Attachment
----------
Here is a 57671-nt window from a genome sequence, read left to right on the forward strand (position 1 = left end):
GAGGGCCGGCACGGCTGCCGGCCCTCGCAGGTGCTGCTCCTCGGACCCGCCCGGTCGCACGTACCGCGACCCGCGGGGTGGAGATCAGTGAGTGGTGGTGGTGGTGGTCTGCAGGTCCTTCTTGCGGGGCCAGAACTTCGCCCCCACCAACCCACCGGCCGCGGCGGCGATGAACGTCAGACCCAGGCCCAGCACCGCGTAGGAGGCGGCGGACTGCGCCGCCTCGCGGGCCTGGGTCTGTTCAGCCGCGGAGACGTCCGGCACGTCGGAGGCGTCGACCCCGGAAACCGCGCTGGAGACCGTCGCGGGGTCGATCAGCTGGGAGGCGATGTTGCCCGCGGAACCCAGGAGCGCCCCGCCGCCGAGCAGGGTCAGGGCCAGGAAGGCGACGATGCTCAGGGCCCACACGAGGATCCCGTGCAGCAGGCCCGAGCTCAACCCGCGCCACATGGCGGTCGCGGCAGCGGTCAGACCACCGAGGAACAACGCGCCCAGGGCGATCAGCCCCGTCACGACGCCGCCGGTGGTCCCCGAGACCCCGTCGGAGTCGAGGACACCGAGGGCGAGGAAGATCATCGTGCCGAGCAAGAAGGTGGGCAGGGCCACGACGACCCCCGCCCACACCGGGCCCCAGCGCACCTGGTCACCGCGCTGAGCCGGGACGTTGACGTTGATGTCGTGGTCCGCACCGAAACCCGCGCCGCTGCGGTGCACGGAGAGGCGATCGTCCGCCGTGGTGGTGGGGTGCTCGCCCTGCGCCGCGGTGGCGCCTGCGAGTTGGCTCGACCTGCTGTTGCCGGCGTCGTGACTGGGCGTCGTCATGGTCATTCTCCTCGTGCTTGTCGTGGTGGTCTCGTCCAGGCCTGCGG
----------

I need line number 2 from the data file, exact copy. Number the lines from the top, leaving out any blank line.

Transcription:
GAGGGCCGGCACGGCTGCCGGCCCTCGCAGGTGCTGCTCCTCGGACCCGCCCGGTCGCACGTACCGCGACCCGCGGGGTGGAGATCAGTGAGTGGTGGTGGTGGTGGTCTGCAGGTCCTTCTTGCGGGGCCAGAACTTCGCCCCCACCAACCCACCGGCCGCGGCGGCGATGAACGTCAGACCCAGGCCCAGCACCGCGTAGGAGGCGGCGGACTGCGCCGCCTCGCGGGCCTGGGTCTGTTCAGCCGCGGAGACGTCCGGCACGTCGGAGGCGTCGACCCCGGAAACCGCGCTGGAGACCGTCGCGGGGTCGATCAGCTGGGAGGCGATGTTGCCCGCGGAACCCAGGAGCGCCCCGCCGCCGAGCAGGGTCAGGGCCAGGAAGGCGACGATGCTCAGGGCCCACACGAGGATCCCGTGCAGCAGGCCCGAGCTCAACCCGCGCCACATGGCGGTCGCGGCAGCGGTCAGACCACCGAGGAACAACGCGCCCAGGGCGATCAGCCCCGTCACGACGCCGCCGGTGGTCCCCGAGACCCCGTCGGAGTCGAGGACACCGAGGGCGAGGAAGATCATCGTGCCGAGCAAGAAGGTGGGCAGGGCCACGACGACCCCCGCCCACACCGGGCCCCAGCGCACCTGGTCACCGCGCTGAGCCGGGACGTTGACGTTGATGTCGTGGTCCGCACCGAAACCCGCGCCGCTGCGGTGCACGGAGAGGCGATCGTCCGCCGTGGTGGTGGGGTGCTCGCCCTGCGCCGCGGTGGCGCCTGCGAGTTGGCTCGACCTGCTGTTGCCGGCGTCGTGACTGGGCGTCGTCATGGTCATTCTCCTCGTGCTTGTCGTGGTGGTCTCGTCCAGGCCTGCGG